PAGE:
by Dorian’s Gs
superbowl is created by FiveThirtyEight, originally
collected through superbowl-ads.com. FiveThirtyEight is an American
Website that reports how statistics are relevant in current events.
There are 247 different Super Bowl commercials with 25 different
variables, but the FiveThirtyEight team observed only 10 different
brands. The dataset includes defining characteristics of Super Bowl ads
from these 10 popular brands, two of which are Toyota and Bud Light.
There are different types of variables included in
Variables like views, number of likes, and number of dislikes are
numeric values based off of YouTube statistics. Variables like brand,
title, and description act as identifiers for individual ads. There were
also 7 different ad categories, and a corresponding variable saying
whether the ad does or does not belong to the category. These logical
variables were determined by the FiveThirtyEight team as they watched
and categorized all of the advertisements. 3 of these 7 variables
include whether the ad is funny, patriotic, and/or includes animals. An
ad can belong to more than one of these 7 different categories.
Using the dataset
superbowl, we answer the following questions:
1. What factors contribute to a greater number of ad views and has the relationship between those factors and the views changed over time?
The relevant variables include:
animals: whether or not the ad contains animals
show_product_quickly: whether or not the ad show a product quickly
funny: whether or not the ad contains humor
year: the year the ad was released
brand: the brand that ran the ad
More specifically, we investigate how companies choose to include animals, humor, and show their product quickly. Even though the dataset provides a lot more variables related to ad characteristics, we chose to focus on these three because they occurred more than any of the other ad types within the dataset, leading us to believe that companies cared the most about these three characteristics. For the second part of the question, we primarily investigate how the trends and relationships we explored in the first part have changed over the years.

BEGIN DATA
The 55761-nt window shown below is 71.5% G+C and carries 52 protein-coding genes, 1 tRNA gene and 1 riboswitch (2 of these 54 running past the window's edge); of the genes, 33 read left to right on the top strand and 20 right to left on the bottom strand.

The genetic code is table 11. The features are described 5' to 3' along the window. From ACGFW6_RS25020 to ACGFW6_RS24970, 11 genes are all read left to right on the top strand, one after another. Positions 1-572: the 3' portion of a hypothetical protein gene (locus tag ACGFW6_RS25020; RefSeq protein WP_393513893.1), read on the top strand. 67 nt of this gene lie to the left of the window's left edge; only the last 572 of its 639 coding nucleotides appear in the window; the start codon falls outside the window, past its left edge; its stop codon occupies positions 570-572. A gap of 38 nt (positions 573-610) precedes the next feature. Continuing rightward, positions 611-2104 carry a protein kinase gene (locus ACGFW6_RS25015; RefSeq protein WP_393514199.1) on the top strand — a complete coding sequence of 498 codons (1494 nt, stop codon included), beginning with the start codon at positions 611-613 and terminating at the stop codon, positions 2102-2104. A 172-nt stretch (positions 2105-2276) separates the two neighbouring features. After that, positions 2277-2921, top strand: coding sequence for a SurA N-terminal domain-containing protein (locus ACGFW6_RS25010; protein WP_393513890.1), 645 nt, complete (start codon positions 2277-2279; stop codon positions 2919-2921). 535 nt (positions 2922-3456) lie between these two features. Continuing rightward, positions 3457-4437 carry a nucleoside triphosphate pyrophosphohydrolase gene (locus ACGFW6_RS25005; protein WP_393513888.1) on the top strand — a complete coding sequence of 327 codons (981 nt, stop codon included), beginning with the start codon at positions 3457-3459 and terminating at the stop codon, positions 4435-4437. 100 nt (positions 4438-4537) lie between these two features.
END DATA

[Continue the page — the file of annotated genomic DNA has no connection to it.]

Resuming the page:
We were interested in this question because we have observed how influential ads can be if they include characteristics that appeal to our emotions, such as our adoration for a cute puppy, longing to be like a popstar, or simply our sexual appetite. However, we were curious to see if companies, the ones who provided the ads, thought the same as us. Emotional appeal would foster more views and we think it is important for advertisement agencies to know. Additionally, we observed that certain ad appeals, especially use of sexuality, have grown in popularity over the years, and would like to observe such trends with our data analysis.